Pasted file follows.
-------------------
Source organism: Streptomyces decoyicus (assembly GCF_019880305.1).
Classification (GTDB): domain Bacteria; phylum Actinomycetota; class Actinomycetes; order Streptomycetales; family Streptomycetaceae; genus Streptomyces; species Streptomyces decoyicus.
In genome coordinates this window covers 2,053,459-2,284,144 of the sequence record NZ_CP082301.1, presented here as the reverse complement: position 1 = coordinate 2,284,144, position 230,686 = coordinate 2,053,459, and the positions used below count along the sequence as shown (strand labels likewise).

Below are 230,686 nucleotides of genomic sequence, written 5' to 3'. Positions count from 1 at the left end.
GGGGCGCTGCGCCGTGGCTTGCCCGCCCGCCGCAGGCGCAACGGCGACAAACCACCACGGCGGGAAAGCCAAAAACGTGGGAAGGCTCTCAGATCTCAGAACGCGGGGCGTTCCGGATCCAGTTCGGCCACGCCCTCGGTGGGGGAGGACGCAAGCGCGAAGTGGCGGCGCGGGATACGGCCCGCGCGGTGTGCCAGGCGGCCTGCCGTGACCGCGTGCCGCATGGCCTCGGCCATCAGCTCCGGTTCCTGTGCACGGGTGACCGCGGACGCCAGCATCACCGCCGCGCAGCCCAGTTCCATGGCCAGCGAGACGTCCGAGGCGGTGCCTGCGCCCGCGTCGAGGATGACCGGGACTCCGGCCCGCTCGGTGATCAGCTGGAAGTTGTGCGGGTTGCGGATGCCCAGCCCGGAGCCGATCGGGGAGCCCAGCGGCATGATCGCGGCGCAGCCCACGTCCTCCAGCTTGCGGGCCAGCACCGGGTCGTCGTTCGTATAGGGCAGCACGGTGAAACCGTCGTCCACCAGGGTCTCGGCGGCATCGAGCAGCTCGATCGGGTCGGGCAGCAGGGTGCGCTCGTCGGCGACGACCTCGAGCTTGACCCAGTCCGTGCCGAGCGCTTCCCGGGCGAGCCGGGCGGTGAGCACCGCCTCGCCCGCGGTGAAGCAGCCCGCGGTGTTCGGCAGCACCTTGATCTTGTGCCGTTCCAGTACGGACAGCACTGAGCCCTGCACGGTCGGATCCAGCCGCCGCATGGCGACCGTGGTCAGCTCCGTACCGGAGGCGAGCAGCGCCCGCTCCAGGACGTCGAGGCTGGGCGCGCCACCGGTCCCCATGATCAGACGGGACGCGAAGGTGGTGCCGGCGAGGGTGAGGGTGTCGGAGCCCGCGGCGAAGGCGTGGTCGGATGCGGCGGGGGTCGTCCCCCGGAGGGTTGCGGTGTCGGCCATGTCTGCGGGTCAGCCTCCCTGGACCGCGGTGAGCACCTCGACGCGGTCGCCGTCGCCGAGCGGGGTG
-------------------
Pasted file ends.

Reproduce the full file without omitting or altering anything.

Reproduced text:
Source organism: Streptomyces decoyicus (assembly GCF_019880305.1).
Classification (GTDB): domain Bacteria; phylum Actinomycetota; class Actinomycetes; order Streptomycetales; family Streptomycetaceae; genus Streptomyces; species Streptomyces decoyicus.
In genome coordinates this window covers 2,053,459-2,284,144 of the sequence record NZ_CP082301.1, presented here as the reverse complement: position 1 = coordinate 2,284,144, position 230,686 = coordinate 2,053,459, and the positions used below count along the sequence as shown (strand labels likewise).

Below are 230,686 nucleotides of genomic sequence, written 5' to 3'. Positions count from 1 at the left end.
GGGGCGCTGCGCCGTGGCTTGCCCGCCCGCCGCAGGCGCAACGGCGACAAACCACCACGGCGGGAAAGCCAAAAACGTGGGAAGGCTCTCAGATCTCAGAACGCGGGGCGTTCCGGATCCAGTTCGGCCACGCCCTCGGTGGGGGAGGACGCAAGCGCGAAGTGGCGGCGCGGGATACGGCCCGCGCGGTGTGCCAGGCGGCCTGCCGTGACCGCGTGCCGCATGGCCTCGGCCATCAGCTCCGGTTCCTGTGCACGGGTGACCGCGGACGCCAGCATCACCGCCGCGCAGCCCAGTTCCATGGCCAGCGAGACGTCCGAGGCGGTGCCTGCGCCCGCGTCGAGGATGACCGGGACTCCGGCCCGCTCGGTGATCAGCTGGAAGTTGTGCGGGTTGCGGATGCCCAGCCCGGAGCCGATCGGGGAGCCCAGCGGCATGATCGCGGCGCAGCCCACGTCCTCCAGCTTGCGGGCCAGCACCGGGTCGTCGTTCGTATAGGGCAGCACGGTGAAACCGTCGTCCACCAGGGTCTCGGCGGCATCGAGCAGCTCGATCGGGTCGGGCAGCAGGGTGCGCTCGTCGGCGACGACCTCGAGCTTGACCCAGTCCGTGCCGAGCGCTTCCCGGGCGAGCCGGGCGGTGAGCACCGCCTCGCCCGCGGTGAAGCAGCCCGCGGTGTTCGGCAGCACCTTGATCTTGTGCCGTTCCAGTACGGACAGCACTGAGCCCTGCACGGTCGGATCCAGCCGCCGCATGGCGACCGTGGTCAGCTCCGTACCGGAGGCGAGCAGCGCCCGCTCCAGGACGTCGAGGCTGGGCGCGCCACCGGTCCCCATGATCAGACGGGACGCGAAGGTGGTGCCGGCGAGGGTGAGGGTGTCGGAGCCCGCGGCGAAGGCGTGGTCGGATGCGGCGGGGGTCGTCCCCCGGAGGGTTGCGGTGTCGGCCATGTCTGCGGGTCAGCCTCCCTGGACCGCGGTGAGCACCTCGACGCGGTCGCCGTCGCCGAGCGGGGTG